Monthly Archives: January 2011

“This is not a docu-comedy, you know.  It’s not a story about news or a story about Boston.  It’s a story about people.  Goodnight Beantown is just a medium to bring together two adult people and try to do adult stories.  And I don’t mean X-rated adult.  I mean intelligent adult, where people get together and talk and spar with each other.”
–Bill Bixby, talking about fellow star Mariette Hartley and Goodnight Beantown

Chemistry on a television show cannot be overrrated.  It’s that mysterious quality characters (and actors) have that keeps audiences coming back for more, even when sometimes plots or situations aren’t quite perfect.  When a show doesn’t have it, even the best premise can die quickly.  Find people you like in roles that show off that rarity, and suddenly a viewer becomes a fan of most anything they do.

Casting directors crave that valuable chemistry, searching for the right person to be both believable in a part and still let their own qualities shine through.  They hope to hire the stars that may have previously built up that fan base and will bring viewers to a show.  It’s true in drama, comedy, and even in local newsrooms, where many anchor pairings have either reached new lows or new heights depending upon how well they got along.  Sometimes, it’s saying hello to disaster.  Sometimes, it’s waving Goodnight Beantown.

Matt, Susan, and Jennifer

The gentle romantic comedy Goodnight Beantown premiered on CBS in 1983.  The title comes from the sign-off line used by long-time Boston anchor Matt Cassidy (Bill Bixby), the respected star of WYN-TV’s nightly newscast.  But local broadcasting was changing in the ’80’s, and “hard” news was quickly being replaced by a “softer” approach.  Those in charge brought in a new co-anchor, Jennifer Barnes (Mariette Hartley) to join Cassidy as on-air host and bring a new perspective to the presentation.  Needless to say, Matt did NOT approve of the idea of him needing help, to the point of deliberately reducing her sign-off to a little wave goodnight.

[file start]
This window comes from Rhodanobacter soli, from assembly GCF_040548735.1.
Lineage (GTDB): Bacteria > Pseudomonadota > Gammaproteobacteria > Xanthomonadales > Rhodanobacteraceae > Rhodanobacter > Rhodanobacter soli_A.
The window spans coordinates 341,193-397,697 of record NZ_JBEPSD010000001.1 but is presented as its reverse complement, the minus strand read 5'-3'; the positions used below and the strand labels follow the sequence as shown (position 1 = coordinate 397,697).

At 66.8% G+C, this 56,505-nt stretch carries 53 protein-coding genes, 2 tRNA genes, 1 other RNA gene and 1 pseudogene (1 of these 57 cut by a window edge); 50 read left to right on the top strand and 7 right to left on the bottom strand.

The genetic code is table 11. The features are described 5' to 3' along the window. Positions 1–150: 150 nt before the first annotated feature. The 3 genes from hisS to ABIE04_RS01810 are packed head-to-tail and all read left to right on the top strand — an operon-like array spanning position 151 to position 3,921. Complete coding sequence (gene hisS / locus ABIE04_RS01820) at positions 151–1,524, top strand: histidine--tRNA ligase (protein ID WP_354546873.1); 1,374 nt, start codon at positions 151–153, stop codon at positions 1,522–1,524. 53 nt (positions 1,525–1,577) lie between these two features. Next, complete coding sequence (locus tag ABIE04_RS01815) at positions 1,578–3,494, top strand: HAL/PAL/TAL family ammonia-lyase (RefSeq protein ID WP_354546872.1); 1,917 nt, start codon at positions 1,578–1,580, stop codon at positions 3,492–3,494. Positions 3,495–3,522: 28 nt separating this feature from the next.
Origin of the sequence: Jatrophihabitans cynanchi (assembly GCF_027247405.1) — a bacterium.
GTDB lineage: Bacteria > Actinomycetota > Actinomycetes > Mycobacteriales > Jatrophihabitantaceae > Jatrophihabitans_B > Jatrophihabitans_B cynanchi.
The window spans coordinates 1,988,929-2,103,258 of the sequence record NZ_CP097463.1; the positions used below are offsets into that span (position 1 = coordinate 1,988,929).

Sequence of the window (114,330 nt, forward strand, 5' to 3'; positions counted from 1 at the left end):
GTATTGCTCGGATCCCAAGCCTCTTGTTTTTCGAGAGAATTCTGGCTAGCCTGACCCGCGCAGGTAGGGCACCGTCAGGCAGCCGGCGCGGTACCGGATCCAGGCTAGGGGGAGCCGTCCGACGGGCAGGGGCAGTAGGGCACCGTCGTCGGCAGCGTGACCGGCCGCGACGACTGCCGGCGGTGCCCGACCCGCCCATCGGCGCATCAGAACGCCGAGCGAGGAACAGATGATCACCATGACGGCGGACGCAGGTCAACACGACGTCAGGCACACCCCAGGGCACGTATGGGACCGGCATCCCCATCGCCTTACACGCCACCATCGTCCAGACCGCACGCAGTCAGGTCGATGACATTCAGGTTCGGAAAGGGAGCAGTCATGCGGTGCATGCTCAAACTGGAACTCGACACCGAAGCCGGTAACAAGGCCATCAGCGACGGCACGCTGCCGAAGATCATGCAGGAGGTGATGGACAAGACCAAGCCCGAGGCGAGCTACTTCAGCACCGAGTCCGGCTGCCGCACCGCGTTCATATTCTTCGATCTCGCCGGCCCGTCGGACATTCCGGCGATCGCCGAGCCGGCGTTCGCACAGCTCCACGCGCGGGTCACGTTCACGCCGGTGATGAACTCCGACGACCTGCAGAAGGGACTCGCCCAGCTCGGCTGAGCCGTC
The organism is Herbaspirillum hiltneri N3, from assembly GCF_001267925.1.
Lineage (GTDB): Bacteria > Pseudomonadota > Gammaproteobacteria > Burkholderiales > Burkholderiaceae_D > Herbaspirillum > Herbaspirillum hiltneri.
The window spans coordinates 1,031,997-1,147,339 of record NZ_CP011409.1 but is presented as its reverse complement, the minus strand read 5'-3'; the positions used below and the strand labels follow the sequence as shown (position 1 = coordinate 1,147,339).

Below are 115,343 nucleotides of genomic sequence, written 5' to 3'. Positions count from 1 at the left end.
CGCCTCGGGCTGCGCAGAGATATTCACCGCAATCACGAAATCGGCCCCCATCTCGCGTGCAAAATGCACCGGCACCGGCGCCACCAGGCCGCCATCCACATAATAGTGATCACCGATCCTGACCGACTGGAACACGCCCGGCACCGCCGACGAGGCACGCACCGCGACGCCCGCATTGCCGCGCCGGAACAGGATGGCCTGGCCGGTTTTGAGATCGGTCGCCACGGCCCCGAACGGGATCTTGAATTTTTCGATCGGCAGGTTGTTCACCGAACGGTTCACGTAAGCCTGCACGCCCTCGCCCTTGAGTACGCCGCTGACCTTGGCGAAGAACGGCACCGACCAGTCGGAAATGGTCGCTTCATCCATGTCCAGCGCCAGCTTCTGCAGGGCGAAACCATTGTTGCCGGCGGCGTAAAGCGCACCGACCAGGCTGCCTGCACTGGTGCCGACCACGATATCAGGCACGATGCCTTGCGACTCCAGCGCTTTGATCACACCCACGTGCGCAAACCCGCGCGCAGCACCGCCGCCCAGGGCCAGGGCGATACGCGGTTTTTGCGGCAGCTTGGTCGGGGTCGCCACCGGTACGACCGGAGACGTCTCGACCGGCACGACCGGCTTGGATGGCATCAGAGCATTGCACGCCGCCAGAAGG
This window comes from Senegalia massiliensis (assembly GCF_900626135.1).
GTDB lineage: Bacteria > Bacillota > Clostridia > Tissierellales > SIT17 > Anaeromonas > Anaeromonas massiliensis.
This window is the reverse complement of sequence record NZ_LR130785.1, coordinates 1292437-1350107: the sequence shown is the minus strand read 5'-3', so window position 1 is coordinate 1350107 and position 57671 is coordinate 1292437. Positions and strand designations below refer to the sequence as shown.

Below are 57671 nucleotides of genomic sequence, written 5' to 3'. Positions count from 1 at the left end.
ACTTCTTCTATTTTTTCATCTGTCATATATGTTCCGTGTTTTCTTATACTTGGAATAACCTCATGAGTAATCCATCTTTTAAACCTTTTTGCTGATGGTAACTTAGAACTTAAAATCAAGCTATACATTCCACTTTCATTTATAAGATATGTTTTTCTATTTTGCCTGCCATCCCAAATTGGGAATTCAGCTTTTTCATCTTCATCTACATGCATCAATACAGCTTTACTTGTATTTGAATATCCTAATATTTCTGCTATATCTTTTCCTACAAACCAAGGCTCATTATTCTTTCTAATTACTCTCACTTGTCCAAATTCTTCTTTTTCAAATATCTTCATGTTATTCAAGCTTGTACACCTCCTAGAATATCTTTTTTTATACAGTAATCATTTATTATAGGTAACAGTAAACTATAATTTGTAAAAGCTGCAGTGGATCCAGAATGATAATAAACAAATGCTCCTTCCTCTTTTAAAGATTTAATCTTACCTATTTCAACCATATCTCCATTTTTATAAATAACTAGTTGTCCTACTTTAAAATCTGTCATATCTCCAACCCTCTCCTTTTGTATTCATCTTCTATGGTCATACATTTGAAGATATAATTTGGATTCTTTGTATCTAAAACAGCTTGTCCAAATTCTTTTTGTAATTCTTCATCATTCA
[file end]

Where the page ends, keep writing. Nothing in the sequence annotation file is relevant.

A professional rivalry ensues, with her stealing his catch-phrase the next night.  After some escalating one-upmanship, a rather prickly professional relationship is born, as they both learn to respect each other’s work.

A personal relationship might also be in the news, although they don’t know it right away.  As he leaves for work on the first day of this new arrangement, Matt helps the 13-year old Susan moving in across the hall of his duplex.  Susan convinces Matt that her mom would be a terrific blind date for him, and later convinces mom that the cute guy across the across the hall is interested.  When the professional rivals discover they’ve been set up as potential love interests for each other, a push-pull relationship is born.  With a gentle nudge from Susan, they could probably fall in love, if only they didn’t have to work together.

Bringing work home: L-R, Jennifer, Valerie, Matt, Albert, Frank

Back at work, other changes would soon occur at WYN-TV.  Valerie Wood (Stephanie Faracy) was a “Features” reporter on “lifestyle” stories.  Valerie’s overly sensitive heart may have been in the right place, but her brain was occasionally on vacation.  Sports reporter Frank Fletcher (Jim Staahl) was always on his game… and when he wasn’t chasing after other skirts, he had an unrequited crush on Valerie, who was oblivious to both his interest and his supposed charm.  This crew was watched over by news director Albert Addleson (G.W. Bailey).  He did his best to control these various personalities in his newsroom, at least for the 30 minutes they were on the air.

“How come my opinions are always opinions and yours are always facts?.”
–Jennifer Barnes to Matt Cassidy, debating as usual

Yes. No. Yes. No... Maybe.

Before the nightly cameras rolled, the fur flew at work.  Matt was very much a traditionalist, not chauvinistic per se, but rather set in his ideas about how news should be gathered and presented.  Jennifer was probably a bit more aggressive in her pursuit of stories (if only to prove herself), and more willing to use unusual methods to cover them (like when she investigated “ladies of the evening” in Boston… and Matt got arrested when he “propositioned” her to stop.)  Yes, the relationship was sometimes adversarial, but it was surprisingly smart.  It didn’t resort to immaturity, and was a welcome change portraying two reasonable adults with opposite points of view who ultimately could get along (and even fall in love despite their differences).